Andover native Chase Perry was the latest hockey player invited to take part in the NHL’s scouting combine hosted in Toronto, Canada earlier in June.
Perry finished out his high school career as goalie for the Wenatchee Wild of the North American Hockey League last season and plans to move to Colorado College for the 2014-15 season.
The scouting combine is a chance for prospective draftees to meet with organizations and go through a battery of interviews and physical testing.
“I didn’t know what to expect,” Perry said. “But I knew a lot of teams would be there..”
Perry answered questions from 13 teams for an average of 20 minutes along with medical and physical testing.
Perry helped the Wild place third in the Midwest Division during the regular season (29-23-3-5) before losing in the second round of the playoffs.
He finished with a 15-12-6 record with a 2.34 goals against average, .905 saves percentage with two shutouts during the year. He backstopped the Wild to a Game 5 overtime win in the first round of the playoffs, making 48 saves in a 1-0 win against the Minnesota Wilderness.
A second Game 5 overtime game ended the Wild’s season by a 3-2 score against eventual league champion Fairbanks on April 27. Perry posted 23 saves but the Ice Dogs scored 2:12 into overtime to end the season.
Despite being away from home for the school year, Perry said the experience was rewarding. “We had an awesome season from the hockey to town and school, everything was great,” he said about living in Wenatchee, Washington and attending Wenatchee High School. Some nights the Wild drew 4,000 fans out of a community of approximately 60,000 people along the Columbia River, about 150 miles east of Seattle.
Perry and five teammates attended the same high school and quickly adjusted to the rigors of balancing hockey road trips and school.
“Traveling was tough,” he said as they would be out of the classroom for up to two weeks at a time during road trips. “We talked with our teachers and they would give us a big packet of homework. It was tough at first to get things going but by the second or third road trip it was fine.”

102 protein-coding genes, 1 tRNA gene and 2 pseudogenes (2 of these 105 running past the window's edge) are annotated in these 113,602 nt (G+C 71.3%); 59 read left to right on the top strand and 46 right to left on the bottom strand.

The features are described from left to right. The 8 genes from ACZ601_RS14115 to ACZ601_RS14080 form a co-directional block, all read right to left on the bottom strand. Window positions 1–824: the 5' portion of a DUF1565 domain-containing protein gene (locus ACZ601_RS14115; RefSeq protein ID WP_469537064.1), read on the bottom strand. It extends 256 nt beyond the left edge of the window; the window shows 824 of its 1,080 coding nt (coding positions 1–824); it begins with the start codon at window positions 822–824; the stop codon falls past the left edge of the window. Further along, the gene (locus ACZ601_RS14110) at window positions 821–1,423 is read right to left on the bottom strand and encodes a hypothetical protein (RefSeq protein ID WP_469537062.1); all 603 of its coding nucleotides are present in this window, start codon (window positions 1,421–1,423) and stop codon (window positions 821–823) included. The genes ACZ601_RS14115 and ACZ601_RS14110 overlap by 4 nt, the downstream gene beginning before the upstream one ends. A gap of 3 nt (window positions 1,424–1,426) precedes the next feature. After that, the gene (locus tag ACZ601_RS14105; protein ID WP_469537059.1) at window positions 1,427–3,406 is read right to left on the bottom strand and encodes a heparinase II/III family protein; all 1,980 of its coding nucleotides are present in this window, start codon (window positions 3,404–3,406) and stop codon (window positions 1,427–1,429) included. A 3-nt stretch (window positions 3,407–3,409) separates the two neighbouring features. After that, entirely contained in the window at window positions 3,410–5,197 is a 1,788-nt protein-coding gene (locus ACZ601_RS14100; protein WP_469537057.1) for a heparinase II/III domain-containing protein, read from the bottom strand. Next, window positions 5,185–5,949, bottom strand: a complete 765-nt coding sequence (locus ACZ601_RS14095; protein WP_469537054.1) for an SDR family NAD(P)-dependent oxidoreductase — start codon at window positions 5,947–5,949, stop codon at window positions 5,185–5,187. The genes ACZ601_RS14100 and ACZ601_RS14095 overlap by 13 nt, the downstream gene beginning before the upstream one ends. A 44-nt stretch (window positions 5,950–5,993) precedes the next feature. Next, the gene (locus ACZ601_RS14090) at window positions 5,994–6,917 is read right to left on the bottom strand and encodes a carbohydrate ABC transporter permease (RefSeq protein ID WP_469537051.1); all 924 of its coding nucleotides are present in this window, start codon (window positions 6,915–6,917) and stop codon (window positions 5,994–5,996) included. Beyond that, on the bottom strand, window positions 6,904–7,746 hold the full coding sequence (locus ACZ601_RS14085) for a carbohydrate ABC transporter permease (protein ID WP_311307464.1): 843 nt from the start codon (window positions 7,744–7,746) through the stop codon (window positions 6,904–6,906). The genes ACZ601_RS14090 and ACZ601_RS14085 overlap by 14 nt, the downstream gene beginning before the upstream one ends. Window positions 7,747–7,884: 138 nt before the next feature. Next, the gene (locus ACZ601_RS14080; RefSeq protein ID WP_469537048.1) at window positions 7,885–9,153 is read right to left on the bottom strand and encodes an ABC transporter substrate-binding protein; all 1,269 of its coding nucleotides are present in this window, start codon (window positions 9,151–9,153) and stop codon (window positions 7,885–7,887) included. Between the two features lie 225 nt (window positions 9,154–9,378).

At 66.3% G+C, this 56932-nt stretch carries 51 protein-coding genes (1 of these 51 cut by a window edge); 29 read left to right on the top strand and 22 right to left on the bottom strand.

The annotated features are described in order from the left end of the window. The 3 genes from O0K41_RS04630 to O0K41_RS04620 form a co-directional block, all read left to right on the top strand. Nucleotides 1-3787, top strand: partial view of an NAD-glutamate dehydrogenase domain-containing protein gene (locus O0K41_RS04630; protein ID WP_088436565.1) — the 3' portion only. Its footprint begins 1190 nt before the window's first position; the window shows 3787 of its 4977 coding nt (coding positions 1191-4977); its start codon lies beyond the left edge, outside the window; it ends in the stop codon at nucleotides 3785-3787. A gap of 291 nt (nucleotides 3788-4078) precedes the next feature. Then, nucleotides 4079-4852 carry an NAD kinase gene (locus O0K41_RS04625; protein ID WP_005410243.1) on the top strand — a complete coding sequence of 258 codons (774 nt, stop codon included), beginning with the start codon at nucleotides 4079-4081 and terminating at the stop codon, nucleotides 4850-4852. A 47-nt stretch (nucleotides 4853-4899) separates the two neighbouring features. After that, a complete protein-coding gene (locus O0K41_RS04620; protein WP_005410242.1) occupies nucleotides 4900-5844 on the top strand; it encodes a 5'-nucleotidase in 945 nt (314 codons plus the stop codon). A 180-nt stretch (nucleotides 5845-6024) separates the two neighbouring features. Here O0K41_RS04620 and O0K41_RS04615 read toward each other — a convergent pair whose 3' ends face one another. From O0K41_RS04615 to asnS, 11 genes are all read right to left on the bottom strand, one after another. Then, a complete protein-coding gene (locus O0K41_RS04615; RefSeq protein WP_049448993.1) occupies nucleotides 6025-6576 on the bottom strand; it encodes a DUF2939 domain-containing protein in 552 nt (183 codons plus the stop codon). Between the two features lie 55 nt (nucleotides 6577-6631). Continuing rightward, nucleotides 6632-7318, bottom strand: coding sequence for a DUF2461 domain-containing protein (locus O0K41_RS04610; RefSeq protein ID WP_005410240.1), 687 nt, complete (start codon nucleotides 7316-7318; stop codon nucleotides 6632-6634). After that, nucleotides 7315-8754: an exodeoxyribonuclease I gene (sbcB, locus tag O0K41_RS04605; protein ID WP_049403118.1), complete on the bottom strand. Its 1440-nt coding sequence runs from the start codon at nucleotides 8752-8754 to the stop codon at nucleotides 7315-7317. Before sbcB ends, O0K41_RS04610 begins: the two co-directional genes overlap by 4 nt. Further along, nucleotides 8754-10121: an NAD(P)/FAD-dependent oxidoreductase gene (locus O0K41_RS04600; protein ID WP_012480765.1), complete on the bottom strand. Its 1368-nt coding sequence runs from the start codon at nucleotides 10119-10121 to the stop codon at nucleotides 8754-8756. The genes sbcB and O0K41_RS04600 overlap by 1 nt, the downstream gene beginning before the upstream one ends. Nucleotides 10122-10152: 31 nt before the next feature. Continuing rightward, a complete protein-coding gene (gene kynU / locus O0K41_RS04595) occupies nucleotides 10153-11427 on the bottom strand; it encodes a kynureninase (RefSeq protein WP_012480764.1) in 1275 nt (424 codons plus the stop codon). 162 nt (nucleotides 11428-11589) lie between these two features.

They made up for the lost class time with daily study hall sessions with teammates.
The team traveled as far as Pennsylvania and Alaska. The Wild would fly to the first opponent of a weekend series then drive to a second opponent’s city before flying home.
Perry was drafted by the Wild last May and attended a tryout camp later in the summer. He didn’t make the squad initially, but tried out again during a later prospect camp in Prior Lake and made the team.
Perry said the level of competition made him rise to the occasion.
“In high school you’ll usually have two-three guys move on to play hockey after high school but when you go to juniors everyone wants to give it their all to get to the next level so the competitiveness is a lot greater,” he said. “It was a wake up call for me too that first weekend of training camp. I really had to bear down and focus because I had pucks flying all over the place.”
Perry wanted to work on raising his competition level to take ownership of the goal crease. By midway through the season he shifted the focus to denying second and third rebound attempts to help the defensemen.
Perry, who is ranked as the eighth-best North American goalie by NHL Central Scouting, plans to attend Colorado College in the fall and compete for playing time behind senior Courtney Lockwood and two sophomores, Derek Shatzer and Tyler Marble.
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